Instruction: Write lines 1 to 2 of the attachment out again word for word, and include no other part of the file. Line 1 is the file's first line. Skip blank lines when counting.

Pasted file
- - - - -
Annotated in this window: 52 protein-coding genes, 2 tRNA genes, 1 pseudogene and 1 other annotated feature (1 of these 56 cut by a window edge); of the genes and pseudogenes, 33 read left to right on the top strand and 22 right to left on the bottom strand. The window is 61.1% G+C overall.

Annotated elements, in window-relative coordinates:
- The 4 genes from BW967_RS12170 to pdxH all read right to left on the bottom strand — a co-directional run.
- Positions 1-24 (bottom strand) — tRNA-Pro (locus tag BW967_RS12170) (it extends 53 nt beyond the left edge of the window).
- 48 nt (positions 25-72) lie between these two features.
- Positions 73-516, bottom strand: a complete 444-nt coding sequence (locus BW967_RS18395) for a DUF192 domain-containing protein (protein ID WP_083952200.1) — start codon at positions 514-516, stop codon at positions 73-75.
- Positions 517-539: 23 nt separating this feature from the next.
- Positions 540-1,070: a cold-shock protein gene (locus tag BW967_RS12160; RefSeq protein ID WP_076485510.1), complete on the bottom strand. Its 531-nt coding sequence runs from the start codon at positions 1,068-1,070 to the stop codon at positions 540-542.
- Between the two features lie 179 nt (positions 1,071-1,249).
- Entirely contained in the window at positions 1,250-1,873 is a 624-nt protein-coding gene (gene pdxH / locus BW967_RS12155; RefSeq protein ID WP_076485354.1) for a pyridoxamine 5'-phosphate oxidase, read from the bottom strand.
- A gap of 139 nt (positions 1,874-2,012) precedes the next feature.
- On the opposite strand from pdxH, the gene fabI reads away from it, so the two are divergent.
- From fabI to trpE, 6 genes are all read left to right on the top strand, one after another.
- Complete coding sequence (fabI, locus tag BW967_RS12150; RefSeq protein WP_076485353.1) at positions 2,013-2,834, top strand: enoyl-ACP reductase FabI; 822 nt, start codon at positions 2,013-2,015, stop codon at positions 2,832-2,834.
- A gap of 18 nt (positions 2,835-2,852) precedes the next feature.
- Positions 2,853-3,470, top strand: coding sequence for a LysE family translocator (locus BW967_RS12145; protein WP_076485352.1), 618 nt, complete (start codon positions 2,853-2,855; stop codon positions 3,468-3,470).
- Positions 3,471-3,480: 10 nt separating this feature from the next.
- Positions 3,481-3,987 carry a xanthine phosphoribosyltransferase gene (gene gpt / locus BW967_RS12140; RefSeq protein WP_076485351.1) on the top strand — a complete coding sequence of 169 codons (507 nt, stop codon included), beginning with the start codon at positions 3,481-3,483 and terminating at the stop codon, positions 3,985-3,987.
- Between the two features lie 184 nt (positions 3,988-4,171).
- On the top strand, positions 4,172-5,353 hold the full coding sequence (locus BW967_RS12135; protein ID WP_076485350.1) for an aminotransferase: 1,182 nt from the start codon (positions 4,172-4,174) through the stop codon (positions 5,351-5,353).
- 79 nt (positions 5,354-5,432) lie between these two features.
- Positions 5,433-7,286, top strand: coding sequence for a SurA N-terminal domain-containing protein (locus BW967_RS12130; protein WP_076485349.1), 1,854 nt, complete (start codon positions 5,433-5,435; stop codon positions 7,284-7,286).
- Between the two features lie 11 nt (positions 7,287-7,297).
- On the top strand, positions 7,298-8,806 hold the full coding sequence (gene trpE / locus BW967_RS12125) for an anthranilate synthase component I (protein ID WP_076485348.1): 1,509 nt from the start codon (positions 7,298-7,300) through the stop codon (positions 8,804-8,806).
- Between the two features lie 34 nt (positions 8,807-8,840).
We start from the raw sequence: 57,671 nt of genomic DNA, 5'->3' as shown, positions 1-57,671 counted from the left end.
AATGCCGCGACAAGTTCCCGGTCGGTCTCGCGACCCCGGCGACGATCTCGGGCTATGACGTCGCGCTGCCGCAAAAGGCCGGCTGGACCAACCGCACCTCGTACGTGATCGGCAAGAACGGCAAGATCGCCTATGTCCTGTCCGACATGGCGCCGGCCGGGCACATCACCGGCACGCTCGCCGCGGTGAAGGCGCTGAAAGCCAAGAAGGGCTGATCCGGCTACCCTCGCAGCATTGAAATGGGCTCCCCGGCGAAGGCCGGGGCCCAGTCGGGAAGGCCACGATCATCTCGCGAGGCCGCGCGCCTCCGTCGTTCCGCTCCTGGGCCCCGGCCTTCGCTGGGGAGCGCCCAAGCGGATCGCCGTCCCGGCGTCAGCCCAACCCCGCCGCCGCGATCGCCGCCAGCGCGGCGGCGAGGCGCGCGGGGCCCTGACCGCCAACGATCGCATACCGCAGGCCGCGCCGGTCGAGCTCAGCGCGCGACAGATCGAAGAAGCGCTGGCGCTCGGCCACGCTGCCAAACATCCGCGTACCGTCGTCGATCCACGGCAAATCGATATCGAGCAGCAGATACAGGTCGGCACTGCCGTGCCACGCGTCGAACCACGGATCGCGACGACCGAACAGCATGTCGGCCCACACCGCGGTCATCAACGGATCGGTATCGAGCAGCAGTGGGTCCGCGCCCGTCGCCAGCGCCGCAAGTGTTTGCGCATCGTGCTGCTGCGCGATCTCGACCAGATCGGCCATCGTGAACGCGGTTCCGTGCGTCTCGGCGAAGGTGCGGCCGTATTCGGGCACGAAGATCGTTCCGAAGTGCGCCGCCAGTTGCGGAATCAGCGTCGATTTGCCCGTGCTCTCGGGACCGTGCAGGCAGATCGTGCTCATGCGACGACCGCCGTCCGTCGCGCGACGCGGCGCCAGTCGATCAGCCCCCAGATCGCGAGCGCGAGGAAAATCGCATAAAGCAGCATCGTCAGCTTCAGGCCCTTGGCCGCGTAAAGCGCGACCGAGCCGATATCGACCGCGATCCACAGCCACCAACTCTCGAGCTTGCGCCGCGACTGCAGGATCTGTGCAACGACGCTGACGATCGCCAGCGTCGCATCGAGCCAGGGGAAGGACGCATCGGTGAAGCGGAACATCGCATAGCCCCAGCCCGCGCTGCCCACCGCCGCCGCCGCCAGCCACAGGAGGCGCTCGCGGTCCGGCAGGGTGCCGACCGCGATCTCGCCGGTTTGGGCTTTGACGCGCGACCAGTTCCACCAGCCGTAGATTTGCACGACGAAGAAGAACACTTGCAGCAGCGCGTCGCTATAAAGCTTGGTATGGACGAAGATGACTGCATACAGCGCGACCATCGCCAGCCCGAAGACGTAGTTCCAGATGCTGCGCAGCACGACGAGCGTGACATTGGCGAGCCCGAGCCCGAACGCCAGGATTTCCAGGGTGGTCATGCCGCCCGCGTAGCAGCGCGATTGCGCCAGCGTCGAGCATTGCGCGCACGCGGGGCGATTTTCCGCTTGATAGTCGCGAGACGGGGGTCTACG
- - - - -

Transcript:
Annotated in this window: 52 protein-coding genes, 2 tRNA genes, 1 pseudogene and 1 other annotated feature (1 of these 56 cut by a window edge); of the genes and pseudogenes, 33 read left to right on the top strand and 22 right to left on the bottom strand. The window is 61.1% G+C overall.

Annotated elements, in window-relative coordinates: